The team's findings point toward an oscillator that would harness the spin of electrons to generate microwaves—electromagnetic waves in the frequencies used by mobile devices. Electron spin is a fundamental property, in addition to basic electrical charge, that can be used in electronic circuits. The discovery adds another potential effect to the list of spin's capabilities.
The team's work—a novel variation on several types of previously proposed experimental oscillators—predicts that a special type of stationary wave called a "soliton" can be created in a layer of a multilayered magnetic sandwich. Solitons are shape-preserving waves that have been seen in a variety of media. (They first were observed in a boat canal in 1834 and now are used in optical fiber communications.) Creating the soliton requires that one of the sandwich layers be magnetized perpendicular to the plane of the sandwiched layers; then an electric current is forced through a small channel in the sandwich. Once the soliton is established, the magnetic orientation oscillates at more than a billion times a second.
"That's the frequency of microwaves," says NIST physicist Thomas Silva. "You might use this effect to create an oscillator in cell phones that would use less energy than those in use today. And the military could use them in secure communications as well. In theory, you could change the frequency of these devices quite rapidly, making the signals very hard for enemies to intercept or jam."
Silva adds that the oscillator is predicted to be very stable—its frequency remaining constant even with variations in current—a distinct practical advantage, as it would reduce unwanted noise in the system. It also appears to create an output signal that would be both steady and strong.
The team's prediction also has value for fundamental research.
"All we've done at this point is the mathematics, but the equations predict these effects will occur in devices that we think we can realize," Silva says, pointing out that the research was inspired by materials that already exist. "We'd like to start looking for experimental evidence that these localized excitations occur, not least because solitons in other materials are hard to generate. If they occur in these devices as our predictions indicate, we might have found a relatively easy way to explore their properties."
* M.A. Hoefer, T.J. Silva and M.W. Keller. Theory for a dissipative droplet soliton excited by a spin torque nanocontact. Physical Review B, 82, 054432 (2010), Aug. 30. 2010. DOI: 10.1103/PhysRevB.82.054432
Chad Boutin | EurekAlert!
Astronomers find unexpected, dust-obscured star formation in distant galaxy
24.03.2017 | University of Massachusetts at Amherst
Gravitational wave kicks monster black hole out of galactic core
24.03.2017 | NASA/Goddard Space Flight Center
Astronomers from Bonn and Tautenburg in Thuringia (Germany) used the 100-m radio telescope at Effelsberg to observe several galaxy clusters. At the edges of these large accumulations of dark matter, stellar systems (galaxies), hot gas, and charged particles, they found magnetic fields that are exceptionally ordered over distances of many million light years. This makes them the most extended magnetic fields in the universe known so far.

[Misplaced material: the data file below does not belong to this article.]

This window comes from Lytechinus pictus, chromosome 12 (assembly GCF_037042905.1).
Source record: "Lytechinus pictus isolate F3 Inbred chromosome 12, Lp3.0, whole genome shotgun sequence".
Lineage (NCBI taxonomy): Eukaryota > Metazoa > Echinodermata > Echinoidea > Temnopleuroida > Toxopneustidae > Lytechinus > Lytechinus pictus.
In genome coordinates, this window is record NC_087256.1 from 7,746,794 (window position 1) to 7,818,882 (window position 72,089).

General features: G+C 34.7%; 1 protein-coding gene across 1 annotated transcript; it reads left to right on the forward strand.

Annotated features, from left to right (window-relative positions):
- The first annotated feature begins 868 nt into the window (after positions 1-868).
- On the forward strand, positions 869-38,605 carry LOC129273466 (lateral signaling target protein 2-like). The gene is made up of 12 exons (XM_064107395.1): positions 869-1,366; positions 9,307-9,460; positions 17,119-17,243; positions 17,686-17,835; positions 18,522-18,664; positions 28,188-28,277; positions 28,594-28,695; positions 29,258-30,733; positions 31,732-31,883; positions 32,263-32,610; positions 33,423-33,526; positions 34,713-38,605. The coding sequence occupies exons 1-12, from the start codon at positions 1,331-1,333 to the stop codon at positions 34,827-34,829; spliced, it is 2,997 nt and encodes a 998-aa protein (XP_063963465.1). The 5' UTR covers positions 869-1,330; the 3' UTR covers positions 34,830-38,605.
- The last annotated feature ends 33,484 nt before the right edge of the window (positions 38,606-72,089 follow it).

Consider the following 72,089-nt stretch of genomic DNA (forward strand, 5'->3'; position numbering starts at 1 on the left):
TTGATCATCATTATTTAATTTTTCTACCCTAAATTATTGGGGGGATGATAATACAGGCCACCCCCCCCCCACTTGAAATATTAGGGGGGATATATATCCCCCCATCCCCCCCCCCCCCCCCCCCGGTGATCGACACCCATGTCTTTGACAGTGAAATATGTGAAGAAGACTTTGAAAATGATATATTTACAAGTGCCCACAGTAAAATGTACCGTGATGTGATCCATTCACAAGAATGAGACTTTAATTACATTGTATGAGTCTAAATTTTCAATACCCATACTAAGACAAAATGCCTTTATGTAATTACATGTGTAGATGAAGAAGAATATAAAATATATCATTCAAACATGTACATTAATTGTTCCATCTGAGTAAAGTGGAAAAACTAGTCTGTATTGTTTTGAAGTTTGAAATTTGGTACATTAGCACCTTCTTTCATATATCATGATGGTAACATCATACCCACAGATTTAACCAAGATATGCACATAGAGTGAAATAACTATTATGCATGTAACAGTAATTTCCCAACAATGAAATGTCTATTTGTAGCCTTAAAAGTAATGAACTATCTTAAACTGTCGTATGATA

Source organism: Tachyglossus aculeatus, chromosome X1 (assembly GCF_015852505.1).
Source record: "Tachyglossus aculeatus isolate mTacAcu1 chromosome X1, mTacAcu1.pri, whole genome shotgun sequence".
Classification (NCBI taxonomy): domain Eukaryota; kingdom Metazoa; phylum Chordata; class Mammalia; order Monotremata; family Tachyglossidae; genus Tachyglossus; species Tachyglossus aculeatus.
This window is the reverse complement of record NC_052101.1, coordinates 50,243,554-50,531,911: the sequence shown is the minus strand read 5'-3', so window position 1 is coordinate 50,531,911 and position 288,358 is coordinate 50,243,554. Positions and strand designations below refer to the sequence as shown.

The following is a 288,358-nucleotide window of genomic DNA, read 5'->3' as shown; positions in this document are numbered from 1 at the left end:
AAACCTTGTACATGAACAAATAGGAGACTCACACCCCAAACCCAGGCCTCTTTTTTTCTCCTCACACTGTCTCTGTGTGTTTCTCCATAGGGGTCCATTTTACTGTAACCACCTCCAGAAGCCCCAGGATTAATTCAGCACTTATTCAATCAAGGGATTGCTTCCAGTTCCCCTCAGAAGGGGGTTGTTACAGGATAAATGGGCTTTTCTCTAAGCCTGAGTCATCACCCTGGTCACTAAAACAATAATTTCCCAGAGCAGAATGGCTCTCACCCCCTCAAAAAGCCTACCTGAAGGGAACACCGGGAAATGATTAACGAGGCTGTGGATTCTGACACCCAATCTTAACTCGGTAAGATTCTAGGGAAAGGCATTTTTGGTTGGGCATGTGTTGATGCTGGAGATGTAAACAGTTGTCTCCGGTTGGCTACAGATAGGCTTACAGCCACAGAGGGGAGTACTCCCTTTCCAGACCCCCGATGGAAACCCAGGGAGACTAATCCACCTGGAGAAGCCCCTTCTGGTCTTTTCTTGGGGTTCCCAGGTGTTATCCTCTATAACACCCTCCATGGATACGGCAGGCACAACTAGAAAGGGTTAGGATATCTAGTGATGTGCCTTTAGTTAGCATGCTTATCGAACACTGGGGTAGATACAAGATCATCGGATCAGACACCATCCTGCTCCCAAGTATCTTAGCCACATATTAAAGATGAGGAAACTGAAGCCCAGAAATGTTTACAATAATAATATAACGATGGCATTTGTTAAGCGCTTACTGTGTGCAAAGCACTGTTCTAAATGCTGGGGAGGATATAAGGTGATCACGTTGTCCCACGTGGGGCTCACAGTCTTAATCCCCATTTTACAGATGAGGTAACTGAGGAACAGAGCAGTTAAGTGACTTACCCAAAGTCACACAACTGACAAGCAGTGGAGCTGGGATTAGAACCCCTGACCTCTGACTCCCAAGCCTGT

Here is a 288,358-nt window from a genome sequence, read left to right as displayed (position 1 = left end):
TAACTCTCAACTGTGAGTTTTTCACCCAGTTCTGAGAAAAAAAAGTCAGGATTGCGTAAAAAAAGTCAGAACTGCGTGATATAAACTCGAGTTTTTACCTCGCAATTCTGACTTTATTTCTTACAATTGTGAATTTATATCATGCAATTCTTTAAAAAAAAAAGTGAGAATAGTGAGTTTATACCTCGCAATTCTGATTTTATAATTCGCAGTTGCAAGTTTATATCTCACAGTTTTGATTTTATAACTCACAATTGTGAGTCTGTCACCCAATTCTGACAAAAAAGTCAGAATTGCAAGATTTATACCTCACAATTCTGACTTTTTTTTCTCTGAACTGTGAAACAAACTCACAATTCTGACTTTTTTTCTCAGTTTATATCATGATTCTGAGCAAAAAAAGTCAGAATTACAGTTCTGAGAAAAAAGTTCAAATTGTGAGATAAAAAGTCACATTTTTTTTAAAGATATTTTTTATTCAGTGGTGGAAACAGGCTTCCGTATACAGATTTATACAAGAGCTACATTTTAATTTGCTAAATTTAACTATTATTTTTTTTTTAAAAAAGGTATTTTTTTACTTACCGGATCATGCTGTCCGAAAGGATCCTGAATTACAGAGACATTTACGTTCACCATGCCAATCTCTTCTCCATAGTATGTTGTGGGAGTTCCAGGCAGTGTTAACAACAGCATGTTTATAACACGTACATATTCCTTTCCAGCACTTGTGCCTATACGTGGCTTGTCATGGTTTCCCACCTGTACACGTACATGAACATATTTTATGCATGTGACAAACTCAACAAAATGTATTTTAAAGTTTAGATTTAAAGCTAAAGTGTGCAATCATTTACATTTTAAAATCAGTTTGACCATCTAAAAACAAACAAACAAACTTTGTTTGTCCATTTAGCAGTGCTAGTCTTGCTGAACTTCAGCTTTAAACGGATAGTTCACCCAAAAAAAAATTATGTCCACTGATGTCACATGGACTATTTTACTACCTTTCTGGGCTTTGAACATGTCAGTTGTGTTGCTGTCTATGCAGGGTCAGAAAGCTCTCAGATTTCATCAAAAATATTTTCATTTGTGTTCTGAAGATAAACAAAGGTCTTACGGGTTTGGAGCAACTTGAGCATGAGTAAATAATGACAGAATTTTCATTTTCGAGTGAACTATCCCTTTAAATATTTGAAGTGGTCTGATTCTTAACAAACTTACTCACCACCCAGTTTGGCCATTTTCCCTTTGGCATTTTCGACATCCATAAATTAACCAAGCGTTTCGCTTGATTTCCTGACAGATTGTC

The results will be published on March 22 in the journal „Astronomy & Astrophysics“.
Galaxy clusters are the largest gravitationally bound structures in the universe. With a typical extent of about 10 million light years, i.e. 100 times the...
Researchers at the Goethe University Frankfurt, together with partners from the University of Tübingen in Germany and Queen Mary University as well as Francis Crick Institute from London (UK) have developed a novel technology to decipher the secret ubiquitin code.
Ubiquitin is a small protein that can be linked to other cellular proteins, thereby controlling and modulating their functions. The attachment occurs in many...
In the eternal search for next generation high-efficiency solar cells and LEDs, scientists at Los Alamos National Laboratory and their partners are creating...
Silicon nanosheets are thin, two-dimensional layers with exceptional optoelectronic properties very similar to those of graphene. Albeit, the nanosheets are less stable. Now researchers at the Technical University of Munich (TUM) have, for the first time ever, produced a composite material combining silicon nanosheets and a polymer that is both UV-resistant and easy to process. This brings the scientists a significant step closer to industrial applications like flexible displays and photosensors.
Silicon nanosheets are thin, two-dimensional layers with exceptional optoelectronic properties very similar to those of graphene. Albeit, the nanosheets are...
Enzymes behave differently in a test tube compared with the molecular scrum of a living cell. Chemists from the University of Basel have now been able to simulate these confined natural conditions in artificial vesicles for the first time. As reported in the academic journal Small, the results are offering better insight into the development of nanoreactors and artificial organelles.
Enzymes behave differently in a test tube compared with the molecular scrum of a living cell. Chemists from the University of Basel have now been able to...
20.03.2017 | Event News
14.03.2017 | Event News
07.03.2017 | Event News
24.03.2017 | Materials Sciences
24.03.2017 | Physics and Astronomy
24.03.2017 | Physics and Astronomy